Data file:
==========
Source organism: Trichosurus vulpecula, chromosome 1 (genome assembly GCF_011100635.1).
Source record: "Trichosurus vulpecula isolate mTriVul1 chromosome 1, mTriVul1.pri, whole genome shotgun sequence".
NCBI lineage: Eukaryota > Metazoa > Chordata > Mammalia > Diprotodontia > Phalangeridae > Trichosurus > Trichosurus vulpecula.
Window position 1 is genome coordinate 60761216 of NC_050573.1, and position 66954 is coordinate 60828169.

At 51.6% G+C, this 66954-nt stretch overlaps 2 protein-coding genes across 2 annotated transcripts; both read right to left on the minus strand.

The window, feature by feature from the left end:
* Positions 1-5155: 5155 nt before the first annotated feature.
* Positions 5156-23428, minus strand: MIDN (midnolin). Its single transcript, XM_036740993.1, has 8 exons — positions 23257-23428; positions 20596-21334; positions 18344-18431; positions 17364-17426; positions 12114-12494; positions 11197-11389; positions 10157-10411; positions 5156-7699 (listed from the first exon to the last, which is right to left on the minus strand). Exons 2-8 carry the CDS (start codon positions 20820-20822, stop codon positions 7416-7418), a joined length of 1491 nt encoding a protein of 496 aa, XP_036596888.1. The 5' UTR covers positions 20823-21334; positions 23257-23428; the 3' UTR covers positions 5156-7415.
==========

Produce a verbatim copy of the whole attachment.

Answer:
Source organism: Trichosurus vulpecula, chromosome 1 (genome assembly GCF_011100635.1).
Source record: "Trichosurus vulpecula isolate mTriVul1 chromosome 1, mTriVul1.pri, whole genome shotgun sequence".
NCBI lineage: Eukaryota > Metazoa > Chordata > Mammalia > Diprotodontia > Phalangeridae > Trichosurus > Trichosurus vulpecula.
Window position 1 is genome coordinate 60761216 of NC_050573.1, and position 66954 is coordinate 60828169.

At 51.6% G+C, this 66954-nt stretch overlaps 2 protein-coding genes across 2 annotated transcripts; both read right to left on the minus strand.

The window, feature by feature from the left end:
* Positions 1-5155: 5155 nt before the first annotated feature.
* Positions 5156-23428, minus strand: MIDN (midnolin). Its single transcript, XM_036740993.1, has 8 exons — positions 23257-23428; positions 20596-21334; positions 18344-18431; positions 17364-17426; positions 12114-12494; positions 11197-11389; positions 10157-10411; positions 5156-7699 (listed from the first exon to the last, which is right to left on the minus strand). Exons 2-8 carry the CDS (start codon positions 20820-20822, stop codon positions 7416-7418), a joined length of 1491 nt encoding a protein of 496 aa, XP_036596888.1. The 5' UTR covers positions 20823-21334; positions 23257-23428; the 3' UTR covers positions 5156-7415.